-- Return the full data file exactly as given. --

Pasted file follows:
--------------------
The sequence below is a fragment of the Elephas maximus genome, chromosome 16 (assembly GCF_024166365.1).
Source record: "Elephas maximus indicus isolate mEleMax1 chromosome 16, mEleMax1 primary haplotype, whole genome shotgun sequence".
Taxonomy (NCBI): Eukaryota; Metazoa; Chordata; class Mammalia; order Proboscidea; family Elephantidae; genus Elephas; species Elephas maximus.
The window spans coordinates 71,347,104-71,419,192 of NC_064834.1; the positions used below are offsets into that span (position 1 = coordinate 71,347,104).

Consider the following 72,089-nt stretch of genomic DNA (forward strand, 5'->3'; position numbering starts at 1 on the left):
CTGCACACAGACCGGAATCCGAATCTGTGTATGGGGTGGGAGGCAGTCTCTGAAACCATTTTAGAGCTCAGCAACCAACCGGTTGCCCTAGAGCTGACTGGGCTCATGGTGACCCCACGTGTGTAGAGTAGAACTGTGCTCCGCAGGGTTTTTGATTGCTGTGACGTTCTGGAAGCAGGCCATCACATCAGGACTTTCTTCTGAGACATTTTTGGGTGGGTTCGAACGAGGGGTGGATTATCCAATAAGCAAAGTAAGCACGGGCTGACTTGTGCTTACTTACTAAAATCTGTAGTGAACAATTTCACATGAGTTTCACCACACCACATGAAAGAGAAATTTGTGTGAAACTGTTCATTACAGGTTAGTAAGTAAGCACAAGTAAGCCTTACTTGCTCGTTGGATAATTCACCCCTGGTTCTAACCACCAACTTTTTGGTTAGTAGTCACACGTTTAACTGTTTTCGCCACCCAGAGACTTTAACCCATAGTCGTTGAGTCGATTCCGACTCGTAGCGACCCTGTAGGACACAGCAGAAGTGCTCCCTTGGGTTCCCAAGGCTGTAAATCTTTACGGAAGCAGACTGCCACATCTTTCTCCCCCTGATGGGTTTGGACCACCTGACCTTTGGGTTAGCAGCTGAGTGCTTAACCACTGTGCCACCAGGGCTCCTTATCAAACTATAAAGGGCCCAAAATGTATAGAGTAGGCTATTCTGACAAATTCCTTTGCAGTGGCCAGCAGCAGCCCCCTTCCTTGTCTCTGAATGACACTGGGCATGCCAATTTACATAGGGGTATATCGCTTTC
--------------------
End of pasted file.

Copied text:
The sequence below is a fragment of the Elephas maximus genome, chromosome 16 (assembly GCF_024166365.1).
Source record: "Elephas maximus indicus isolate mEleMax1 chromosome 16, mEleMax1 primary haplotype, whole genome shotgun sequence".
Taxonomy (NCBI): Eukaryota; Metazoa; Chordata; class Mammalia; order Proboscidea; family Elephantidae; genus Elephas; species Elephas maximus.
The window spans coordinates 71,347,104-71,419,192 of NC_064834.1; the positions used below are offsets into that span (position 1 = coordinate 71,347,104).

Consider the following 72,089-nt stretch of genomic DNA (forward strand, 5'->3'; position numbering starts at 1 on the left):
CTGCACACAGACCGGAATCCGAATCTGTGTATGGGGTGGGAGGCAGTCTCTGAAACCATTTTAGAGCTCAGCAACCAACCGGTTGCCCTAGAGCTGACTGGGCTCATGGTGACCCCACGTGTGTAGAGTAGAACTGTGCTCCGCAGGGTTTTTGATTGCTGTGACGTTCTGGAAGCAGGCCATCACATCAGGACTTTCTTCTGAGACATTTTTGGGTGGGTTCGAACGAGGGGTGGATTATCCAATAAGCAAAGTAAGCACGGGCTGACTTGTGCTTACTTACTAAAATCTGTAGTGAACAATTTCACATGAGTTTCACCACACCACATGAAAGAGAAATTTGTGTGAAACTGTTCATTACAGGTTAGTAAGTAAGCACAAGTAAGCCTTACTTGCTCGTTGGATAATTCACCCCTGGTTCTAACCACCAACTTTTTGGTTAGTAGTCACACGTTTAACTGTTTTCGCCACCCAGAGACTTTAACCCATAGTCGTTGAGTCGATTCCGACTCGTAGCGACCCTGTAGGACACAGCAGAAGTGCTCCCTTGGGTTCCCAAGGCTGTAAATCTTTACGGAAGCAGACTGCCACATCTTTCTCCCCCTGATGGGTTTGGACCACCTGACCTTTGGGTTAGCAGCTGAGTGCTTAACCACTGTGCCACCAGGGCTCCTTATCAAACTATAAAGGGCCCAAAATGTATAGAGTAGGCTATTCTGACAAATTCCTTTGCAGTGGCCAGCAGCAGCCCCCTTCCTTGTCTCTGAATGACACTGGGCATGCCAATTTACATAGGGGTATATCGCTTTC